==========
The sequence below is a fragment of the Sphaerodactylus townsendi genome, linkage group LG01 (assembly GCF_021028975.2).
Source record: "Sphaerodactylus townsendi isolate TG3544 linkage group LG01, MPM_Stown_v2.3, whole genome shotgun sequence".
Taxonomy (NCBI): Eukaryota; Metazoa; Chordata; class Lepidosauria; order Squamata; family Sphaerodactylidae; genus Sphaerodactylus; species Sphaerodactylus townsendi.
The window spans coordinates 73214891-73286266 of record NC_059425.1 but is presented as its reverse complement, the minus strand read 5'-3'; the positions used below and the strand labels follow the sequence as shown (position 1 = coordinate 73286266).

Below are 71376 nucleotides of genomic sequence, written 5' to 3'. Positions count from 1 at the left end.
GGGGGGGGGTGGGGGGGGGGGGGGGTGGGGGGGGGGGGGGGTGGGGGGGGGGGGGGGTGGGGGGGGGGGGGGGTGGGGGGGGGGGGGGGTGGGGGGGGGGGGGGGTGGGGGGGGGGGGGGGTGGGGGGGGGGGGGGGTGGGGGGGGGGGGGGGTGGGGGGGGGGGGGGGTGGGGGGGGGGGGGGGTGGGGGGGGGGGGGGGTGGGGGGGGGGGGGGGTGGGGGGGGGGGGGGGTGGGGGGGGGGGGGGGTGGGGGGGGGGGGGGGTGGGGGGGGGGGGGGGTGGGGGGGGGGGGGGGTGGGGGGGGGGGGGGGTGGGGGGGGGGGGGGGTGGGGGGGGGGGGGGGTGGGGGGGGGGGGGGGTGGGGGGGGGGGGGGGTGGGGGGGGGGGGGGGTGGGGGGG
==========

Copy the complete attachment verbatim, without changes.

The sequence below is a fragment of the Sphaerodactylus townsendi genome, linkage group LG01 (assembly GCF_021028975.2).
Source record: "Sphaerodactylus townsendi isolate TG3544 linkage group LG01, MPM_Stown_v2.3, whole genome shotgun sequence".
Taxonomy (NCBI): Eukaryota; Metazoa; Chordata; class Lepidosauria; order Squamata; family Sphaerodactylidae; genus Sphaerodactylus; species Sphaerodactylus townsendi.
The window spans coordinates 73214891-73286266 of record NC_059425.1 but is presented as its reverse complement, the minus strand read 5'-3'; the positions used below and the strand labels follow the sequence as shown (position 1 = coordinate 73286266).

Below are 71376 nucleotides of genomic sequence, written 5' to 3'. Positions count from 1 at the left end.
GGGGGGGGGTGGGGGGGGGGGGGGGTGGGGGGGGGGGGGGGTGGGGGGGGGGGGGGGTGGGGGGGGGGGGGGGTGGGGGGGGGGGGGGGTGGGGGGGGGGGGGGGTGGGGGGGGGGGGGGGTGGGGGGGGGGGGGGGTGGGGGGGGGGGGGGGTGGGGGGGGGGGGGGGTGGGGGGGGGGGGGGGTGGGGGGGGGGGGGGGTGGGGGGGGGGGGGGGTGGGGGGGGGGGGGGGTGGGGGGGGGGGGGGGTGGGGGGGGGGGGGGGTGGGGGGGGGGGGGGGTGGGGGGGGGGGGGGGTGGGGGGGGGGGGGGGTGGGGGGGGGGGGGGGTGGGGGGGGGGGGGGGTGGGGGGGGGGGGGGGTGGGGGGGGGGGGGGGTGGGGGGGGGGGGGGGTGGGGGGG